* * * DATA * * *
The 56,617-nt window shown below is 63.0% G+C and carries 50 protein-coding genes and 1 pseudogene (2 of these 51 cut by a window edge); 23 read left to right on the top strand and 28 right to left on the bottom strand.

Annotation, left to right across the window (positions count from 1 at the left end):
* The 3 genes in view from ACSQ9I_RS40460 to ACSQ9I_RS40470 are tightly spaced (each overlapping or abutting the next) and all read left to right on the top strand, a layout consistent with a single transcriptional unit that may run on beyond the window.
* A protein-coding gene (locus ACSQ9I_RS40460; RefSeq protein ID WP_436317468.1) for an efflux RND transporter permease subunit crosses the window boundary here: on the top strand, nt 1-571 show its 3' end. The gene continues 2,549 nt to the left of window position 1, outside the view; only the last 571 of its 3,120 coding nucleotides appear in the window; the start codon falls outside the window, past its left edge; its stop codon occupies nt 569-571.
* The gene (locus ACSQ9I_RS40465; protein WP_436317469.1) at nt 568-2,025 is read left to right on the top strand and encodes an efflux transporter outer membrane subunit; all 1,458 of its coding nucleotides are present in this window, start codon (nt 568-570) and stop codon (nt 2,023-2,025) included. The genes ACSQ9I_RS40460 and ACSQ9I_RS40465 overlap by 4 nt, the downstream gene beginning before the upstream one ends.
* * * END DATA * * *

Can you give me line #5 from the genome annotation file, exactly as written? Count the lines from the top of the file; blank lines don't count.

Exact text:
* The gene (locus ACSQ9I_RS40465; protein WP_436317469.1) at nt 568-2,025 is read left to right on the top strand and encodes an efflux transporter outer membrane subunit; all 1,458 of its coding nucleotides are present in this window, start codon (nt 568-570) and stop codon (nt 2,023-2,025) included. The genes ACSQ9I_RS40460 and ACSQ9I_RS40465 overlap by 4 nt, the downstream gene beginning before the upstream one ends.